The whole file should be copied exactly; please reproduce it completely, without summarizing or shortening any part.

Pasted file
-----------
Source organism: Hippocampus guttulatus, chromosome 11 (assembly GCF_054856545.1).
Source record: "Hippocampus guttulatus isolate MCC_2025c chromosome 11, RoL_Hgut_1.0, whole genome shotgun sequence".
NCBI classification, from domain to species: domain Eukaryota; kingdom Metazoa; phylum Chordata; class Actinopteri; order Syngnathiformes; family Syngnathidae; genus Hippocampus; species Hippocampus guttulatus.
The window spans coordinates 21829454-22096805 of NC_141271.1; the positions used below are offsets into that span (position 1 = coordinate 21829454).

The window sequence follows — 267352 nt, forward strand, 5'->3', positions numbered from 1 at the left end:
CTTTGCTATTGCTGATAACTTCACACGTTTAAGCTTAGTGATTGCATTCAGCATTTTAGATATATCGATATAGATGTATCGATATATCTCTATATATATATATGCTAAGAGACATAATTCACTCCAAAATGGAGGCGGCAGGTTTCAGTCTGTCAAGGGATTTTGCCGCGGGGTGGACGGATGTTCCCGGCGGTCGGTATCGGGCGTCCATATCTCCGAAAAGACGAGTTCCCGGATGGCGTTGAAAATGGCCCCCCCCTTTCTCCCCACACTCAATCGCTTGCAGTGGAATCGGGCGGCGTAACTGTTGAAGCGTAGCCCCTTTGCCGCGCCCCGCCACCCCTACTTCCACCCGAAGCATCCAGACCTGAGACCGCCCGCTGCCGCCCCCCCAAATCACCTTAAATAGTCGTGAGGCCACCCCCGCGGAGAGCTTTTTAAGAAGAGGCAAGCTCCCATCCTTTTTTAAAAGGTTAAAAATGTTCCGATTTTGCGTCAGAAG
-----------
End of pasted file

Source organism: Hippocampus guttulatus, chromosome 11 (assembly GCF_054856545.1).
Source record: "Hippocampus guttulatus isolate MCC_2025c chromosome 11, RoL_Hgut_1.0, whole genome shotgun sequence".
NCBI classification, from domain to species: domain Eukaryota; kingdom Metazoa; phylum Chordata; class Actinopteri; order Syngnathiformes; family Syngnathidae; genus Hippocampus; species Hippocampus guttulatus.
The window spans coordinates 21829454-22096805 of NC_141271.1; the positions used below are offsets into that span (position 1 = coordinate 21829454).

The window sequence follows — 267352 nt, forward strand, 5'->3', positions numbered from 1 at the left end:
CTTTGCTATTGCTGATAACTTCACACGTTTAAGCTTAGTGATTGCATTCAGCATTTTAGATATATCGATATAGATGTATCGATATATCTCTATATATATATATGCTAAGAGACATAATTCACTCCAAAATGGAGGCGGCAGGTTTCAGTCTGTCAAGGGATTTTGCCGCGGGGTGGACGGATGTTCCCGGCGGTCGGTATCGGGCGTCCATATCTCCGAAAAGACGAGTTCCCGGATGGCGTTGAAAATGGCCCCCCCCTTTCTCCCCACACTCAATCGCTTGCAGTGGAATCGGGCGGCGTAACTGTTGAAGCGTAGCCCCTTTGCCGCGCCCCGCCACCCCTACTTCCACCCGAAGCATCCAGACCTGAGACCGCCCGCTGCCGCCCCCCCAAATCACCTTAAATAGTCGTGAGGCCACCCCCGCGGAGAGCTTTTTAAGAAGAGGCAAGCTCCCATCCTTTTTTAAAAGGTTAAAAATGTTCCGATTTTGCGTCAGAAG